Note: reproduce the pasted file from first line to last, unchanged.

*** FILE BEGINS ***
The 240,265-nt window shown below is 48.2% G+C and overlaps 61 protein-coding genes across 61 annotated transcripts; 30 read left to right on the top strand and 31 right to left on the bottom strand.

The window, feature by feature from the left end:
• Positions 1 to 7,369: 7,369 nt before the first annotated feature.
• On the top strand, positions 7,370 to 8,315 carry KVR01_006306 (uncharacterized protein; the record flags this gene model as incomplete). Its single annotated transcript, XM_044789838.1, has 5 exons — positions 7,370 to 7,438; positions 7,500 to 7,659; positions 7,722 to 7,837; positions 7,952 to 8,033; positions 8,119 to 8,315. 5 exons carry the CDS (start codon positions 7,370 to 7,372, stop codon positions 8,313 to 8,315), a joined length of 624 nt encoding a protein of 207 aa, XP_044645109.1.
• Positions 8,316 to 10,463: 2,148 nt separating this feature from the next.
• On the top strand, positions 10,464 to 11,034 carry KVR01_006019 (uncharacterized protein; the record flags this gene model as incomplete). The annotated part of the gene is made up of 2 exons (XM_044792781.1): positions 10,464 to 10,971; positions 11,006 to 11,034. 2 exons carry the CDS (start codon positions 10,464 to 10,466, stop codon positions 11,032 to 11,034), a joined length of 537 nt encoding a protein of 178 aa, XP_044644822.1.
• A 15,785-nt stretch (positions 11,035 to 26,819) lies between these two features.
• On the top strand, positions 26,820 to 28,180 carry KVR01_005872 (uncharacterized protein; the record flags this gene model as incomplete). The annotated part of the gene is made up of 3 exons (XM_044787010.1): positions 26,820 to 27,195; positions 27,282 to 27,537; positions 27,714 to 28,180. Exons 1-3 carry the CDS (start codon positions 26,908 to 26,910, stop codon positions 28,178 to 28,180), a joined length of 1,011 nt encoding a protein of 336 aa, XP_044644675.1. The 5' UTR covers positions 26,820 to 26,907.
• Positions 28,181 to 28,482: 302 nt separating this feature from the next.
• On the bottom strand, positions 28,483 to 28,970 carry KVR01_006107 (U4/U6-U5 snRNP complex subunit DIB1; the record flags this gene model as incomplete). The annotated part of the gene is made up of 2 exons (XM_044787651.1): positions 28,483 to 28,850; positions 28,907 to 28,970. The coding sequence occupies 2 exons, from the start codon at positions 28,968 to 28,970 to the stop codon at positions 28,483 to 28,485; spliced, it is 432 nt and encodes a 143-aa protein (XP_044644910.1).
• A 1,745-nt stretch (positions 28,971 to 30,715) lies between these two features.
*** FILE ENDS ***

The 240,265-nt window shown below is 48.2% G+C and overlaps 61 protein-coding genes across 61 annotated transcripts; 30 read left to right on the top strand and 31 right to left on the bottom strand.

The window, feature by feature from the left end:
• Positions 1 to 7,369: 7,369 nt before the first annotated feature.
• On the top strand, positions 7,370 to 8,315 carry KVR01_006306 (uncharacterized protein; the record flags this gene model as incomplete). Its single annotated transcript, XM_044789838.1, has 5 exons — positions 7,370 to 7,438; positions 7,500 to 7,659; positions 7,722 to 7,837; positions 7,952 to 8,033; positions 8,119 to 8,315. 5 exons carry the CDS (start codon positions 7,370 to 7,372, stop codon positions 8,313 to 8,315), a joined length of 624 nt encoding a protein of 207 aa, XP_044645109.1.
• Positions 8,316 to 10,463: 2,148 nt separating this feature from the next.
• On the top strand, positions 10,464 to 11,034 carry KVR01_006019 (uncharacterized protein; the record flags this gene model as incomplete). The annotated part of the gene is made up of 2 exons (XM_044792781.1): positions 10,464 to 10,971; positions 11,006 to 11,034. 2 exons carry the CDS (start codon positions 10,464 to 10,466, stop codon positions 11,032 to 11,034), a joined length of 537 nt encoding a protein of 178 aa, XP_044644822.1.
• A 15,785-nt stretch (positions 11,035 to 26,819) lies between these two features.
• On the top strand, positions 26,820 to 28,180 carry KVR01_005872 (uncharacterized protein; the record flags this gene model as incomplete). The annotated part of the gene is made up of 3 exons (XM_044787010.1): positions 26,820 to 27,195; positions 27,282 to 27,537; positions 27,714 to 28,180. Exons 1-3 carry the CDS (start codon positions 26,908 to 26,910, stop codon positions 28,178 to 28,180), a joined length of 1,011 nt encoding a protein of 336 aa, XP_044644675.1. The 5' UTR covers positions 26,820 to 26,907.
• Positions 28,181 to 28,482: 302 nt separating this feature from the next.
• On the bottom strand, positions 28,483 to 28,970 carry KVR01_006107 (U4/U6-U5 snRNP complex subunit DIB1; the record flags this gene model as incomplete). The annotated part of the gene is made up of 2 exons (XM_044787651.1): positions 28,483 to 28,850; positions 28,907 to 28,970. The coding sequence occupies 2 exons, from the start codon at positions 28,968 to 28,970 to the stop codon at positions 28,483 to 28,485; spliced, it is 432 nt and encodes a 143-aa protein (XP_044644910.1).
• A 1,745-nt stretch (positions 28,971 to 30,715) lies between these two features.